READ in the Name of God, Who has created [everything].

He created man from a clinging leech like clot [in the mother’s womb].

Read and your Lord is Most Generous, Who taught man [reading and writing] by the pen, Who taught man [all that] which he did not know.

The Holy Quran, Surah 96 (Al-Alaq/ The Clot): verses 1-5.

Upon relating these five verses Gabriel vanished, leaving the prophet terrified and uncertain as to what has just transpired.

The significance of these very verses cannot be overlooked. At a time when ignorance and illiteracy was characteristic of the Arabian Peninsula, the first word of the Quran, “READ” signaled an end to the dark ages and the beginning of what was to become the new age of knowledge and enlightenment that is Islam. Having now understood the historic context of Laylet Al-Qadr, it is now possible to explore the meaning and symbolism contained within Surah 97 in the Holy Quran.

BEHOLD, from on high above We have revealed this [Quran] on the Night of Destiny.

And what could make thee conceive what it is, that Night of Destiny?

The first verse refers to the first revelation of the Quran, described earlier. The second verse is expressed in the form of a hypothetical question.  It is meant to encourage readers to think and ponder the meaning behind this night., It’s almost as if you are being challenged, if you will, to try and understand the Night of Destiny. It’s as if one is addressing a child and encouraging him or her to come up with an answer, knowing full well that he or she may be unable to do so, ‘do you even know what that is?’

The Night of Destiny is better than a thousand months:

‘Better than’ is the most direct English translation of the actual Arabic phrase ‘khayr min’. A better alternative, and somewhat more accurate translation, would be ‘more blessed than’ or ‘filled with more goodness than’. A thousand months is roughly equal to 83.33r years, which is the average life expectancy of a human. When understood within this context it reads; The Night of Destiny is more blessed/ filled with goodness than an entire life span. A logical follow-up question, anticipated by the verse, would then be ‘why?’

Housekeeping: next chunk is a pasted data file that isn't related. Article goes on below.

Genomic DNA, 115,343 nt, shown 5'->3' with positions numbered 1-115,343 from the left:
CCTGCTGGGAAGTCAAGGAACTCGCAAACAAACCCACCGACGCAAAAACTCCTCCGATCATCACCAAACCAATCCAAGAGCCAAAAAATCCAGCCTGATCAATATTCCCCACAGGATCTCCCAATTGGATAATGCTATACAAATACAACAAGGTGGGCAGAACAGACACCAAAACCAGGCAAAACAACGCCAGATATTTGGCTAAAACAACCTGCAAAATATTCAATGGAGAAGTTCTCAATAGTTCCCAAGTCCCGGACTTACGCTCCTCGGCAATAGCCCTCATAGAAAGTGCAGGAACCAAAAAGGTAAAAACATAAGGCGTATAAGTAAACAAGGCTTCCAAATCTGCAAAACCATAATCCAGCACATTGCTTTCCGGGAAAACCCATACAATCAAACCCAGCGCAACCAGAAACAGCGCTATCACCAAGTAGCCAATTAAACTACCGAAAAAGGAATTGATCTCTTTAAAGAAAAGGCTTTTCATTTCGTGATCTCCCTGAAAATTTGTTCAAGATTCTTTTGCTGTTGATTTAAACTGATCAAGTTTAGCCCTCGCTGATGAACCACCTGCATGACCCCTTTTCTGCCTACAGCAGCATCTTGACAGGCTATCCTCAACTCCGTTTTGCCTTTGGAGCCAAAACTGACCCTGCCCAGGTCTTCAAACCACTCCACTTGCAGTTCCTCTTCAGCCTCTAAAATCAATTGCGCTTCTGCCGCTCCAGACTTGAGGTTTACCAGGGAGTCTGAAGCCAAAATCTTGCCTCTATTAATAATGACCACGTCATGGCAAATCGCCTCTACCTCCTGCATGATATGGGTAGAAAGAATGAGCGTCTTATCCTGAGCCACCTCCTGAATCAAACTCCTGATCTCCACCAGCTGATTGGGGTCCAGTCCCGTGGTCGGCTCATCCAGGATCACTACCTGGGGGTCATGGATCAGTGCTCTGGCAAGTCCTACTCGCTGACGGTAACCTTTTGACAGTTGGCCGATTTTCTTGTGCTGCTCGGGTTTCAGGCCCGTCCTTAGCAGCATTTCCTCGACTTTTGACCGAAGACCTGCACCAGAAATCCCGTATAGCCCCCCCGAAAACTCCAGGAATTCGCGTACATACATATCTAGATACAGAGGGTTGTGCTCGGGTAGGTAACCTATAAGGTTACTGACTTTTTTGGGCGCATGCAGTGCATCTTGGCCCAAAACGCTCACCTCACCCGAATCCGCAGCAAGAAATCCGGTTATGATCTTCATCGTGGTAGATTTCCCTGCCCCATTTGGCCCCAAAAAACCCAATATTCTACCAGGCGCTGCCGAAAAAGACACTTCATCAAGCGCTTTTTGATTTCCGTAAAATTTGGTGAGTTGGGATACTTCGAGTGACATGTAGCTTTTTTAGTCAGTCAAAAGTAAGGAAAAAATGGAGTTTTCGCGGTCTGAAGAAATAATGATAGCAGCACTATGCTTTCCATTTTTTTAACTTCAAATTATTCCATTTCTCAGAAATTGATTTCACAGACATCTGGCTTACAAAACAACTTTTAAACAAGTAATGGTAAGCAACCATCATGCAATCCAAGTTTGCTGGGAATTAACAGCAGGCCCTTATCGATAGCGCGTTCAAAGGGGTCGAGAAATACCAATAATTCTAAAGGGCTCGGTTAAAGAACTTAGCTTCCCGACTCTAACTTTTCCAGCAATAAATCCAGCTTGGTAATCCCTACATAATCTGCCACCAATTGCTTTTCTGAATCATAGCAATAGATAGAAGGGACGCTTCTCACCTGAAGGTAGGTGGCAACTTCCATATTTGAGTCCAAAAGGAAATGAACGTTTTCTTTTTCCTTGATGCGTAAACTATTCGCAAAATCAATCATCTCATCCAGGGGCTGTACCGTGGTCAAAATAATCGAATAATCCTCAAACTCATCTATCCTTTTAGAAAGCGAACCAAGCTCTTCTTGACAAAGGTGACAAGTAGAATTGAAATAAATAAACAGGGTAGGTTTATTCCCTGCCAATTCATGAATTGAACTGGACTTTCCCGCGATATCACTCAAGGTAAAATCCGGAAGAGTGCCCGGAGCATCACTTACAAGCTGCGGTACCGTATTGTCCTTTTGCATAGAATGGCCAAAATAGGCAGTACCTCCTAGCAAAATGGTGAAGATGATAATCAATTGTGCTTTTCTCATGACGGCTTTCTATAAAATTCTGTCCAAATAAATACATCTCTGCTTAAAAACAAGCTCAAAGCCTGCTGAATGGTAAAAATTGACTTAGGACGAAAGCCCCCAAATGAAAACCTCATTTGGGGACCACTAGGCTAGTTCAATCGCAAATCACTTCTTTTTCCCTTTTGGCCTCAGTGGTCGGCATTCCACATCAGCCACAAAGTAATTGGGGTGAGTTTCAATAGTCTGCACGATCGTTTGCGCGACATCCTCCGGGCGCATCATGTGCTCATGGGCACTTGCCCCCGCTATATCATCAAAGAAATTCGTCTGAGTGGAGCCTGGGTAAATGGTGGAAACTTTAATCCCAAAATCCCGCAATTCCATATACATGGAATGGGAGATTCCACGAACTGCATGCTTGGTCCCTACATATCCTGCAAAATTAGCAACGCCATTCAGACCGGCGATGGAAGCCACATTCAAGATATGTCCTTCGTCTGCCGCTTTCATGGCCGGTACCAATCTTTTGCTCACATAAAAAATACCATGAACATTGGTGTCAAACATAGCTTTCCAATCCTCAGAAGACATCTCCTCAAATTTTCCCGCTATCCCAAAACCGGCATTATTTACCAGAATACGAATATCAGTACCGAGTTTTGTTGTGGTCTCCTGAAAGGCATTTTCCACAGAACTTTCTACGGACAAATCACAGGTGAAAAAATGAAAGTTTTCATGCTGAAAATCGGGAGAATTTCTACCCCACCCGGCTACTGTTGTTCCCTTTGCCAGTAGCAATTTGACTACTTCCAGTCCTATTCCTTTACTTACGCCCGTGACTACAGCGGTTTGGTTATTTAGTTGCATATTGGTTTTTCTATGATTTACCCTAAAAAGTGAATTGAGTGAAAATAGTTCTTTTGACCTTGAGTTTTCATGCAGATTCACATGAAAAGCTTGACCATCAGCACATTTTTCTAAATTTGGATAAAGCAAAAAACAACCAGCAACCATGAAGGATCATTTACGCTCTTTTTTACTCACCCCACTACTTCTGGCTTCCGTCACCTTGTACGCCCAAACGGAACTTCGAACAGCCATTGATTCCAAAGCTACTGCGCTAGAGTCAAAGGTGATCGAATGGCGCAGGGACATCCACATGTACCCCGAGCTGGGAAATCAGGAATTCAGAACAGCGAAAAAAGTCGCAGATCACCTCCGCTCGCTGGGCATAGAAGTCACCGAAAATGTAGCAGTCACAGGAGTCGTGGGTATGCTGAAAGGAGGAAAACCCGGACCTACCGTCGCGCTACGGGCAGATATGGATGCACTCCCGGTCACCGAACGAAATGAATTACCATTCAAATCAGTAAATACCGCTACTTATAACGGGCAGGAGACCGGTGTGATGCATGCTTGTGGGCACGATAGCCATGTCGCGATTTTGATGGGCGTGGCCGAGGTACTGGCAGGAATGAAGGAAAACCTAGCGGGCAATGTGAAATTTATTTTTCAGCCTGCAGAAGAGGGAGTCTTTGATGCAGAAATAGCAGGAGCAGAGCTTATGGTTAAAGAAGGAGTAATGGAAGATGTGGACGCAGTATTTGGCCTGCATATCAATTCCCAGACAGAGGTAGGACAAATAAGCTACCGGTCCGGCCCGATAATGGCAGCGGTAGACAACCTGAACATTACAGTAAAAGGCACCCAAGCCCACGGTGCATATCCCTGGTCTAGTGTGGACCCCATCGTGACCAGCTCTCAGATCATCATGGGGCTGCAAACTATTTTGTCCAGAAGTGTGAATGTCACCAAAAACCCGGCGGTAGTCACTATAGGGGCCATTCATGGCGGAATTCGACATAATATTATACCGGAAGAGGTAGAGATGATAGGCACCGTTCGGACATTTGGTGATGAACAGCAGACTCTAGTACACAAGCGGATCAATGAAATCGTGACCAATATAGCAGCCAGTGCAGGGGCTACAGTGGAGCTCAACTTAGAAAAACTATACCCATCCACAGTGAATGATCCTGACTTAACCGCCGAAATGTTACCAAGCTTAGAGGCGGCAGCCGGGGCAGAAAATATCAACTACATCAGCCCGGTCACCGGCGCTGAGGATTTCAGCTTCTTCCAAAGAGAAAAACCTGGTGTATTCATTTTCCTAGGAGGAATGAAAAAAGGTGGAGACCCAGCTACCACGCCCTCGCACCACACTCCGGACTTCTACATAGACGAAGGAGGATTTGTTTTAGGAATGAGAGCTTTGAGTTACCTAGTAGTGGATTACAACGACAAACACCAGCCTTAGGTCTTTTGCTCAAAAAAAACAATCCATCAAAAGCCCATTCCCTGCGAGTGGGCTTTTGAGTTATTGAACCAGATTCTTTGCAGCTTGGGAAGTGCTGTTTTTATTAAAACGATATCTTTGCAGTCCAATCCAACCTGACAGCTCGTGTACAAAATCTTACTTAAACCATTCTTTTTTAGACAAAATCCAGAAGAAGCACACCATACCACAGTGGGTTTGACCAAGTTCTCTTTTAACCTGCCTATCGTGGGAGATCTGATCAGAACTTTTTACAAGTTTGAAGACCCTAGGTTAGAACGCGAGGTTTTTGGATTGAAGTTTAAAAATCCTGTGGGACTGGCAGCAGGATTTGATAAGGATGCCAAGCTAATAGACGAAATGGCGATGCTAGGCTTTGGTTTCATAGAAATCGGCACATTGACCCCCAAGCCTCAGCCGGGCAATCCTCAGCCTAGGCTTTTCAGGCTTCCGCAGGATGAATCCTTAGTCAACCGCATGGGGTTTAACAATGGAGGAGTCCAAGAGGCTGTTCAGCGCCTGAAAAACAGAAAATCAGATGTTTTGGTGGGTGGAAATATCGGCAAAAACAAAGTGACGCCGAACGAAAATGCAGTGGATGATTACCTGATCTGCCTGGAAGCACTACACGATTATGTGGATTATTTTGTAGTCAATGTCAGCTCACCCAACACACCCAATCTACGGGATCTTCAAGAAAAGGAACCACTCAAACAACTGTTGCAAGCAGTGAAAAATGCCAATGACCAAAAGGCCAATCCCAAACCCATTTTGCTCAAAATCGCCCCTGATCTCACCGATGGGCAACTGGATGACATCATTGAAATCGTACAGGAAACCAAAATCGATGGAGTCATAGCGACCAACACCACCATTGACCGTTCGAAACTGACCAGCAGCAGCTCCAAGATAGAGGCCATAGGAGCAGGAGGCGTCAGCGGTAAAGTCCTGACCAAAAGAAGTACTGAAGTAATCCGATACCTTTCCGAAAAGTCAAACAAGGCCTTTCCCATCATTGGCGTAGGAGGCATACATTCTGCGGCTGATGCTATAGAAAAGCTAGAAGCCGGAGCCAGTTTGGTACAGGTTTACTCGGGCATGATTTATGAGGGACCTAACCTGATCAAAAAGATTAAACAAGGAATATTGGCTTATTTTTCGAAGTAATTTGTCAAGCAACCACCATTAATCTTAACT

The angels and the Spirit descend therein in hosts,

by the permission of their Lord, with all decrees.

The spirit here refers to the archangel Gabriel who is God’s liaison, if you will, to His messengers and prophets. Since Mohamed (PBUH) is the final prophet, Gabriel will no longer be visiting earth after his death, except on that night. In addition, Gabriel will not be descending alone, but rather he will be accompanied by a host of angels. Although this may refer to all of God’s angels, at the very least, it refers to all of the angels assigned to earth and its inhabitants. This dissension relates to the other meaning of the word ‘Qadr’ which refers to the angels being funneled unto earth. They descend with orders and commands which they are expected to perform.  The question then arises, ‘what type of orders are these angels to perform?’

Peaceful it is until the rising of the dawn.

This verse is not meant to state that there will be world peace on this very night. Rather, it is partly meant to signify the angels’ duty to suppress demons. It is believed that the angels will chain and restrain Satan and his minions, limiting their influence on humans and thereby enabling peace to prevail. With the demons confined and earth filled to the brim with angels, conditions are ripe for a so-called perfect storm. These few precious hours between sunset and sunrise are considered to be the optimum time for believers to pray and for those prayers to be fulfilled.

The Night of Destiny comes but once a year. For those fortunate enough to be able to capitalize on this night by spending it in prayer and devotion to God, they are promised a lifetime worth of His good graces and blessings. With such a great reward, Moslems look forward to making the most of this night when it occurs. But when exactly does this night take place? For obvious reasons, the exact date of this night has never been clearly identified. In fact, it could even take place on a different night every year. Fortunately however, to make it easier for Moslems to reap the benefits of this night, the Holy Quran has identified it as occurring during the last ten days of the holy month of Ramadan. In other words, in the Western Gregorian calendar it occurs sometime between 19 and 29 July 2014

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BEHOLD, from on high above We have revealed this on the Night of Destiny. And what could make thee conceive what it is, that Night of Destiny? The Night of Destiny is better than a thousand months: The angels and the Spirit descend therein in hosts, by the permission of their...